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Multiple wireless access points on the same channel

I have multiple access points that are all configured with the same SSID and on the same channel.  Users can roam from AP to AP and still stay connected.  Everything seems to be working, but I'm having people tell me that the WAP's should be on different channels.  I did some research and I'm reading that people have done it both ways.   Is there any downfall to the way I have set this up?
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denver218
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denver218
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2 Solutions
 
John HurstBusiness Consultant (Owner)Commented:
Not really. I do that in a big and somewhat complex space with 3 routers and one channel. It works. The occasional downside is that if people actually roam around, they may stay on the original router. The majority of times there is no issue with approach.

... Thinkpads_User
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denver218Author Commented:
I do have some users who roam around with their laptop.  I haven't tested this yet, but should the laptop hop onto another AP when its out of reach from the original AP it was connected to?
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John HurstBusiness Consultant (Owner)Commented:
If you are using the same setup and channel, it depends. Sometimes they will hop and sometimes they try to stay connected. If they roam entirely out of range of one point, then they will hop to the next. There is usually a grey area, however.

Broadly speaking, you will not experience any significant difficulty with what you are proposing. I do it myself.

.... Thinkpads_User
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Darr247Commented:
The only difference would be slightly less bandwidth available.
Is your internet connection faster than 50Mb?

Do you transfer large files across the LAN often?
What is the maximum wired speed on the LAN?

Get some baselines on transfer speeds from different locations with them all on the same channel, then test again after spreading the APs among channels 1, 6 and 11.

Seamless roaming should work the same both ways, pre-authenticating via RADIUS before the switch so they keep the same IP when they change APs... doesn't matter what channels are used for that, as long as they don't overlap and cause interference. When using the same channel and SSID, they will gracefully take turns using Carrier Sense Multiple Access, and NOT interfere with each other.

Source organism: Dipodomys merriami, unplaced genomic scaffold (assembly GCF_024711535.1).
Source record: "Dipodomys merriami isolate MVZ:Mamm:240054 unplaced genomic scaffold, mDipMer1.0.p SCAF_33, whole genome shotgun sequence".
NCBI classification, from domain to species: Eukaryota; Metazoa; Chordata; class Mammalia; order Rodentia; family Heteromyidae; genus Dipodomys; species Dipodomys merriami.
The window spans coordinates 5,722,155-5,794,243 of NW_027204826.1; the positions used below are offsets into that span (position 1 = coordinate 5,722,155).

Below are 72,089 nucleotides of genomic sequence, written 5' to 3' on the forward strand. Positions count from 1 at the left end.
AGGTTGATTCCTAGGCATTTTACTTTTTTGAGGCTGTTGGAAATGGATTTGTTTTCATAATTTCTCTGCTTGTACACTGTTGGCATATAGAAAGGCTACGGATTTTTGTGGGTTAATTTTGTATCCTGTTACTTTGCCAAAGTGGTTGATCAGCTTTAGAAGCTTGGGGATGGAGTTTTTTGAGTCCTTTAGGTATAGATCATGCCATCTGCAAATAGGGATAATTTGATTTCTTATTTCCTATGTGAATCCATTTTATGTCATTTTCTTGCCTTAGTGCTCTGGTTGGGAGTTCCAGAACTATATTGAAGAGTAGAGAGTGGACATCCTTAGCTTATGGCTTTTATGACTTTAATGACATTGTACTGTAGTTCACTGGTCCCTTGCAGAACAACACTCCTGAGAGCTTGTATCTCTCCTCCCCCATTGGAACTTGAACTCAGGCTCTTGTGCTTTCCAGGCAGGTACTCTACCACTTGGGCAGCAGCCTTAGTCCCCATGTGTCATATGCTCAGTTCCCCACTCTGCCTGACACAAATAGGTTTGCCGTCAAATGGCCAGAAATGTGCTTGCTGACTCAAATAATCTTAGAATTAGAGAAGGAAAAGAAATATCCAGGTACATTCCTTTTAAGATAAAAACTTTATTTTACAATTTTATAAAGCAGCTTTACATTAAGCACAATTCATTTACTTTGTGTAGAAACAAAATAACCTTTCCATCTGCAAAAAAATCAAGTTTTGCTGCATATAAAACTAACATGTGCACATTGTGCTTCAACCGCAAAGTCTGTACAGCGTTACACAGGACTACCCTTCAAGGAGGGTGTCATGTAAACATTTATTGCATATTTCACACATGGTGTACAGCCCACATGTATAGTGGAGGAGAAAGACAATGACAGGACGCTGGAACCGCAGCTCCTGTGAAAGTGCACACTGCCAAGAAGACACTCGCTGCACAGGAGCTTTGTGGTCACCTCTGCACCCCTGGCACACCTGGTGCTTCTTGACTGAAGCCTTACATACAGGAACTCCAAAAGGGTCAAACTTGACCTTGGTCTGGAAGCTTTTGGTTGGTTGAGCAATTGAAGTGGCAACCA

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denver218Author Commented:
"Is your internet connection faster than 50Mb?"
-No, my internet connection is 10Mbps.  

"Do you transfer large files across the LAN often?"
-We do not transfer large files across the LAN.  User who use the wireless are normally just entering information into an application.  We have 10/100 Cisco 2950 switches.
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John HurstBusiness Consultant (Owner)Commented:
So then you should be just fine proceeding as you suggest in your original post.
.... Thinkpads_User
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Craig BeckCommented:
If your APs can cover any part of each other APs coverage area you MUST set them to different channels - no questions.  Co-channel interference will cause drop-outs and can severely decrease the amount of available bandwidth and the effective size of the coverage area.

If the APs don't cover any part of each other's area you can set them to whatever you like and they will be fine.

The only time it is acceptable for overlapping APs to be on the same channel is if you're using a SCA-based system such as Meru's controller-based system (for example).
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Darr247Commented:
You only get same-channel interference if they are different SSIDs.

Same Channel+Same SSID is exactly what the Carrier Sense Multiple Access scheme covers.

Without CSMA you wouldn't be able to have more than one laptop at a hotspot because they would all be using the same channel and interfere with each other.